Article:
ICE STORMS

 

Heavy accumulations of ice can bring down trees and powerlines, as well as topple utility poles and communication towers. Ice can disrupt communications and power for days while utility companies repair extensive damage. Even small accumulations of ice can be extremely dangerous to motorists and pedestrians. Bridges and overpasses are particularly dangerous because they freeze before other surfaces.

Freezing rain is the result of precipitation which initially falls as snow, then encounters a layer of warm air which melts the snow changing it to rain. The rain then freezes as it encounters below freezing air at or near the surface creating a film of ice.

Most of the United States receives less than 10 hours of freezing rain annually with the highest frequency in the Saint Lawrence River valley where over 40 hours of freezing rain are observed annually.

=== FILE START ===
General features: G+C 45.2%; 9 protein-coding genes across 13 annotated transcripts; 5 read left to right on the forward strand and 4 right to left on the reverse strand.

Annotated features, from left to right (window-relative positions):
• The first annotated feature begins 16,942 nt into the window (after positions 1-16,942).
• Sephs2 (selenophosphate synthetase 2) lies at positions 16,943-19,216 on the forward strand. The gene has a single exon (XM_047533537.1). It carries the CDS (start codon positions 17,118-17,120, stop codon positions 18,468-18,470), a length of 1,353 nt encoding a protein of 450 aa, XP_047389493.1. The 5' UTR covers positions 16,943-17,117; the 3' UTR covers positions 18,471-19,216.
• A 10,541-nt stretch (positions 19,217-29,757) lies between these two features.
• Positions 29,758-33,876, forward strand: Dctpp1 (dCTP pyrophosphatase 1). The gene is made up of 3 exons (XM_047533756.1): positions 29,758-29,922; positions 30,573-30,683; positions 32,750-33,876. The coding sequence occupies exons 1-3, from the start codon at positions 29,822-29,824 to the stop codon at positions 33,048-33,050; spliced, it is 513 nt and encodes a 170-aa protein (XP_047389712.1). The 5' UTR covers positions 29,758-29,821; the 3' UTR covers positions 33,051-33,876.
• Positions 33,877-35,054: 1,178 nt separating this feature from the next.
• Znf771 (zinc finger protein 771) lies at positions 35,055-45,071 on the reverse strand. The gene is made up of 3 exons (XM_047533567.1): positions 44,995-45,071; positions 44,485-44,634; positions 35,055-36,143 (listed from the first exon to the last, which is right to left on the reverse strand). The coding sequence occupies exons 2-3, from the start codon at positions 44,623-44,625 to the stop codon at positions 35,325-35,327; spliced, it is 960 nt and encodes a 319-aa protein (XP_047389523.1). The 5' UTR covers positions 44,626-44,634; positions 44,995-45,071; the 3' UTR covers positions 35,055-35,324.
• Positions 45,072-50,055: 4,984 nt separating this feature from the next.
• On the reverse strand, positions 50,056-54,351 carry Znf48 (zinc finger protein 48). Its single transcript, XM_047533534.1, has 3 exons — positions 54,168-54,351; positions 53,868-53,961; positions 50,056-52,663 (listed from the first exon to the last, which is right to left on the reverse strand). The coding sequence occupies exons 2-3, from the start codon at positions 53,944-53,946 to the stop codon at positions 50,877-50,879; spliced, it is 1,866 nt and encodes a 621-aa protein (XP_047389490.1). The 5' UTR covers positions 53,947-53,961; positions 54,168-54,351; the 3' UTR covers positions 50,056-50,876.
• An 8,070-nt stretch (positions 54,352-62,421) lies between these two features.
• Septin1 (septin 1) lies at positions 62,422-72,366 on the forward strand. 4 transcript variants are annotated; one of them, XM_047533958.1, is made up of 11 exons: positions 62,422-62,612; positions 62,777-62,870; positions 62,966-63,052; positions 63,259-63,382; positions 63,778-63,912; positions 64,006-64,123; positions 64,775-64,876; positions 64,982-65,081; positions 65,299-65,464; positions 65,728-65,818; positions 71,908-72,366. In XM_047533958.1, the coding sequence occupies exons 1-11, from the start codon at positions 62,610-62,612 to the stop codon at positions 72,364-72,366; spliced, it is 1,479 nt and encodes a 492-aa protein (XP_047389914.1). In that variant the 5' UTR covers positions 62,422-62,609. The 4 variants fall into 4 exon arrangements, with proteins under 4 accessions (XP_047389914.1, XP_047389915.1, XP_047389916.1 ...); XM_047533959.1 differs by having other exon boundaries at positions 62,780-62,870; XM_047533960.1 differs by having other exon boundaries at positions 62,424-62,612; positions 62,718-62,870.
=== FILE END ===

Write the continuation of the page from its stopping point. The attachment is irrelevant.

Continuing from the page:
The national weather service issues ice storm warnings for Pennsylvania when significant ice accumulations are expected and winter weather or freezing rain advisories for any ice accretion which also includes freezing drizzle. The Poconos in northeast Pennsylvania are most susceptible to ice storms with the most recent storms occurring in January 2003 and 2005.